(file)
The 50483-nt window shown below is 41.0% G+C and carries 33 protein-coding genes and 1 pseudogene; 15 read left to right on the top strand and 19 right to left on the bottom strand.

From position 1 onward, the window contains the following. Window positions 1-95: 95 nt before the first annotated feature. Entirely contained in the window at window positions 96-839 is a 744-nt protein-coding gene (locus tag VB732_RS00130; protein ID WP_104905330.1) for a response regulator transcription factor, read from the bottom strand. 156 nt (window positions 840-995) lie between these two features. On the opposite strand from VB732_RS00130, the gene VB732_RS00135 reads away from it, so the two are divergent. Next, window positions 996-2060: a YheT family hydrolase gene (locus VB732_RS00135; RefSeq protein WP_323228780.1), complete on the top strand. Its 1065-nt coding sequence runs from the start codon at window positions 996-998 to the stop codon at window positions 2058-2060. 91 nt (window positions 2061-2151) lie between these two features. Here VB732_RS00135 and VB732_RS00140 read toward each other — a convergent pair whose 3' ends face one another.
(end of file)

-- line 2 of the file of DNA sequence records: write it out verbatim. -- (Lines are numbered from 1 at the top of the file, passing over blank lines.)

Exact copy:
From position 1 onward, the window contains the following. Window positions 1-95: 95 nt before the first annotated feature. Entirely contained in the window at window positions 96-839 is a 744-nt protein-coding gene (locus tag VB732_RS00130; protein ID WP_104905330.1) for a response regulator transcription factor, read from the bottom strand. 156 nt (window positions 840-995) lie between these two features. On the opposite strand from VB732_RS00130, the gene VB732_RS00135 reads away from it, so the two are divergent. Next, window positions 996-2060: a YheT family hydrolase gene (locus VB732_RS00135; RefSeq protein WP_323228780.1), complete on the top strand. Its 1065-nt coding sequence runs from the start codon at window positions 996-998 to the stop codon at window positions 2058-2060. 91 nt (window positions 2061-2151) lie between these two features. Here VB732_RS00135 and VB732_RS00140 read toward each other — a convergent pair whose 3' ends face one another.